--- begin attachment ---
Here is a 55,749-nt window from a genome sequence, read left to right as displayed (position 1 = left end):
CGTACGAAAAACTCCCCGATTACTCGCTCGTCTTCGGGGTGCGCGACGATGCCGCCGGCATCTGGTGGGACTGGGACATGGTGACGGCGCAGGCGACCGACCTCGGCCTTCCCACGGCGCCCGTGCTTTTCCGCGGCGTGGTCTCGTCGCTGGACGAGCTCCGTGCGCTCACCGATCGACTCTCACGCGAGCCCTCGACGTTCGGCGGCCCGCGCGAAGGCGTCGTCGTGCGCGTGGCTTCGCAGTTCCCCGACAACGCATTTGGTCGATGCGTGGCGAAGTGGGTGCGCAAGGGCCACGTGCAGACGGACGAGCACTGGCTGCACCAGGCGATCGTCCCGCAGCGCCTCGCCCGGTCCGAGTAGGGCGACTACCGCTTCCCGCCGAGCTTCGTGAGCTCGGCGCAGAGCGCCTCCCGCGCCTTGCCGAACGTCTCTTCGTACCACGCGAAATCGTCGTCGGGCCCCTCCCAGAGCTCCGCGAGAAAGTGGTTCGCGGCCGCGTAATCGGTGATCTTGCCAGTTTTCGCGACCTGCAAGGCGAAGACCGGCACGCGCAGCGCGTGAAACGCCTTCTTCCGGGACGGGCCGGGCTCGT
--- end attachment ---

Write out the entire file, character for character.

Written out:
Here is a 55,749-nt window from a genome sequence, read left to right as displayed (position 1 = left end):
CGTACGAAAAACTCCCCGATTACTCGCTCGTCTTCGGGGTGCGCGACGATGCCGCCGGCATCTGGTGGGACTGGGACATGGTGACGGCGCAGGCGACCGACCTCGGCCTTCCCACGGCGCCCGTGCTTTTCCGCGGCGTGGTCTCGTCGCTGGACGAGCTCCGTGCGCTCACCGATCGACTCTCACGCGAGCCCTCGACGTTCGGCGGCCCGCGCGAAGGCGTCGTCGTGCGCGTGGCTTCGCAGTTCCCCGACAACGCATTTGGTCGATGCGTGGCGAAGTGGGTGCGCAAGGGCCACGTGCAGACGGACGAGCACTGGCTGCACCAGGCGATCGTCCCGCAGCGCCTCGCCCGGTCCGAGTAGGGCGACTACCGCTTCCCGCCGAGCTTCGTGAGCTCGGCGCAGAGCGCCTCCCGCGCCTTGCCGAACGTCTCTTCGTACCACGCGAAATCGTCGTCGGGCCCCTCCCAGAGCTCCGCGAGAAAGTGGTTCGCGGCCGCGTAATCGGTGATCTTGCCAGTTTTCGCGACCTGCAAGGCGAAGACCGGCACGCGCAGCGCGTGAAACGCCTTCTTCCGGGACGGGCCGGGCTCGT